A rendering of the SoccerCity stadium. Courtesy FS Investors.

The leak of a confidential City Attorney’s memorandum on the SoccerCity proposal in Mission Valley has been referred to the state Attorney General’s Office, it was announced Wednesday.

“The San Diego City Attorney referred to the District Attorney’s Office for review, the potential violations of law regarding the disclosure of a City Attorney confidential memorandum related to the ‘Soccer City’ matter,” San Diego County District Attorney Summer Stephan said in a statement Wednesday.

“The District Attorney is the people’s prosecutor, focused on pursing justice and fairness in an equal manner for all, with no regard for politics or political parties. To ensure public trust in the impartiality of the review in this case, we have referred this matter to the Attorney General’s Office, which has concurrent jurisdiction,” she continued.

There will be no further statements from Stephan’s office, she said.

The mystery over who leaked the confidential memo lasted for weeks — until Oct. 3 when San Diego City Councilman Chris Cate stepped forward to claim responsibility.

At a news conference, Cate said he came forward more than three months after the leak became known because City Council members were questioned as part of a lawsuit in the matter.

Cate said the City Attorney’s Office released two memos on the SoccerCity citizen’s initiative, the first of which was public and the second of which was marked for attorney-client privilege. He said he was seeking information just days before a crucial vote on the project.

“Following the release of the second memo, I sent a copy to a representative of the SoccerCity team,” Cate said, referring to an email to Craig Benedetto.

“I was not seeking to undermine the City Attorney or the city,” he said. “My goal was to seek from the proponents input and clarification regarding the points that were raised.”

The 16-page confidential memo was issued June 15, and after it found its way into the hands of the developers, it was published on the San Diego Union-Tribune’s website.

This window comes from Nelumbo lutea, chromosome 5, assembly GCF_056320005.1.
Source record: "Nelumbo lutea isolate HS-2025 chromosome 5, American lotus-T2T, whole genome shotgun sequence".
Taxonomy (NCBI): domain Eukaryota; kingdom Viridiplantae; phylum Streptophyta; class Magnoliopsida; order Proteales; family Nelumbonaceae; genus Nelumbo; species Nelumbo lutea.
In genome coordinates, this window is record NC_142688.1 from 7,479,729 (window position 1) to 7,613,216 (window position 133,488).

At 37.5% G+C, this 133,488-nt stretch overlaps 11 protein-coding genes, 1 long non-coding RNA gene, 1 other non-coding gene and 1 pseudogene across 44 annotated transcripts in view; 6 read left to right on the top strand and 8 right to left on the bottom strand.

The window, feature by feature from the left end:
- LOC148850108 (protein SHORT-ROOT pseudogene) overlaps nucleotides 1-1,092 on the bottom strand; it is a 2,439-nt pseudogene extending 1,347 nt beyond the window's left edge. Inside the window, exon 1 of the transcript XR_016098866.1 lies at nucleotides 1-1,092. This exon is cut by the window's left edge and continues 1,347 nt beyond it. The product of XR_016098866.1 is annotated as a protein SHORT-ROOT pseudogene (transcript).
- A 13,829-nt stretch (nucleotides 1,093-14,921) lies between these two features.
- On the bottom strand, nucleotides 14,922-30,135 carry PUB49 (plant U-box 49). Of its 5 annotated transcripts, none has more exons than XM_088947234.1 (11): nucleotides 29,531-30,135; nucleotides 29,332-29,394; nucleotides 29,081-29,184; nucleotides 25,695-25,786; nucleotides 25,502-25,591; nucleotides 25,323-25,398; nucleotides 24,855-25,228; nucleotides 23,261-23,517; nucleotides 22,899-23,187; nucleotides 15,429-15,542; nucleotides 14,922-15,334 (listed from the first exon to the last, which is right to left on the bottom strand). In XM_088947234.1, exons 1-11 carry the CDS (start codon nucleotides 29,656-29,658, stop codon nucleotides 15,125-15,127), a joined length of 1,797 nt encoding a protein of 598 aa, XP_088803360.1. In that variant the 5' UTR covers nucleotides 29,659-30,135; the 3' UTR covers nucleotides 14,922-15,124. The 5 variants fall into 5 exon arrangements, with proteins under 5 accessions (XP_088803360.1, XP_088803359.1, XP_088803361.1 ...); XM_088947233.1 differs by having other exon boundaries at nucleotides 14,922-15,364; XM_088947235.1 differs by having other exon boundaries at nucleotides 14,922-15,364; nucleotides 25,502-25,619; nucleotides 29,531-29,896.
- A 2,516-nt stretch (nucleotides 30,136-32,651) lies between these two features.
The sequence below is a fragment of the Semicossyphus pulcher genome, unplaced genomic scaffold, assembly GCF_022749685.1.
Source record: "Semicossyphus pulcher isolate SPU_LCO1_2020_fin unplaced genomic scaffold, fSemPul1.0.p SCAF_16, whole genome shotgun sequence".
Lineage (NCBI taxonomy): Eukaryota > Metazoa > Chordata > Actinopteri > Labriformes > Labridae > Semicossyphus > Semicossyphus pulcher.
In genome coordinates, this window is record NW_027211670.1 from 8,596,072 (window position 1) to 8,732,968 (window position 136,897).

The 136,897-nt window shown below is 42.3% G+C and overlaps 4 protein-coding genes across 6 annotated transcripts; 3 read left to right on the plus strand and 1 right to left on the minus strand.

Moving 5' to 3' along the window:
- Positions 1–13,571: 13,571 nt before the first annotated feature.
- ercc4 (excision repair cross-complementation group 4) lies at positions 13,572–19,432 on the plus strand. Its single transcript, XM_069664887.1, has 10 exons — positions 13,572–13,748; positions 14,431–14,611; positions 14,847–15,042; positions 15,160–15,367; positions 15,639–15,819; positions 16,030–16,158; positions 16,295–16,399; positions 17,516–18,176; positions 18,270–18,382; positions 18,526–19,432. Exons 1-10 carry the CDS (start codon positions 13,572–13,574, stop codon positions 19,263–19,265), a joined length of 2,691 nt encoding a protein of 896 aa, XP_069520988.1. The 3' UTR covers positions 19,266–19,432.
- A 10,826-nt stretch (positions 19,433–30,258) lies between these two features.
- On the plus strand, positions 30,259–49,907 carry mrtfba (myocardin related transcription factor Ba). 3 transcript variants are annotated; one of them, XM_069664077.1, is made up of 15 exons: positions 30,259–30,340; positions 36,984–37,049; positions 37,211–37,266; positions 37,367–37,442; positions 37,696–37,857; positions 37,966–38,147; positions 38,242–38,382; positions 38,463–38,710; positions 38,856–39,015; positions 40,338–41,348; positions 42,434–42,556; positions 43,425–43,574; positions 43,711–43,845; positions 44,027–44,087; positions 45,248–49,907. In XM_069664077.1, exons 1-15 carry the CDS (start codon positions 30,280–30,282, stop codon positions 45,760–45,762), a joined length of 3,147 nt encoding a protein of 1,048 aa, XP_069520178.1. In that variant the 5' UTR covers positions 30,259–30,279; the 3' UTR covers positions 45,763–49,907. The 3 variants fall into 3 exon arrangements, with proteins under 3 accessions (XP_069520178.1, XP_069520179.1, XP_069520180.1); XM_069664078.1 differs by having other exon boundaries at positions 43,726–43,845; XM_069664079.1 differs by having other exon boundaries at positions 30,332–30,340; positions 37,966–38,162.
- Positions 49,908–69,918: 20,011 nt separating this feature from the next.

The document raised multiple issues with the plan for the project, which the City Council ultimately decided to put before voters sometime next year.

At a City Council meeting after the memo became public, City Attorney Mara Elliott called the leak an “egregious breach of public trust.” She called on the responsible person to resign.

Cate told reporters he did not intend to step down from office. He said he and Elliott met earlier Tuesday.

The city attorney’s spokesman, Gerry Braun, said Elliott “has made it clear that this was an egregious betrayal of the public trust. The matter is being investigated by the Public Integrity Unit of the District Attorney’s Office.”

He said the City Attorney’s Office would have no further comment for now.

County Democratic Party Chairwoman Jessica Hayes issued a statement in which she accused Cate of fleecing taxpayers for the benefit of developers.

“Chris Cate has proven that he is unfit for office and cannot be trusted to faithfully represent the interests of the people of San Diego,” Hayes said. “He must resign from the City Council immediately and end his campaign for reelection next year.”

Cate is nearly through his third year on the council. Only one opponent has officially declared interest in unseating him.

Staff, City News Service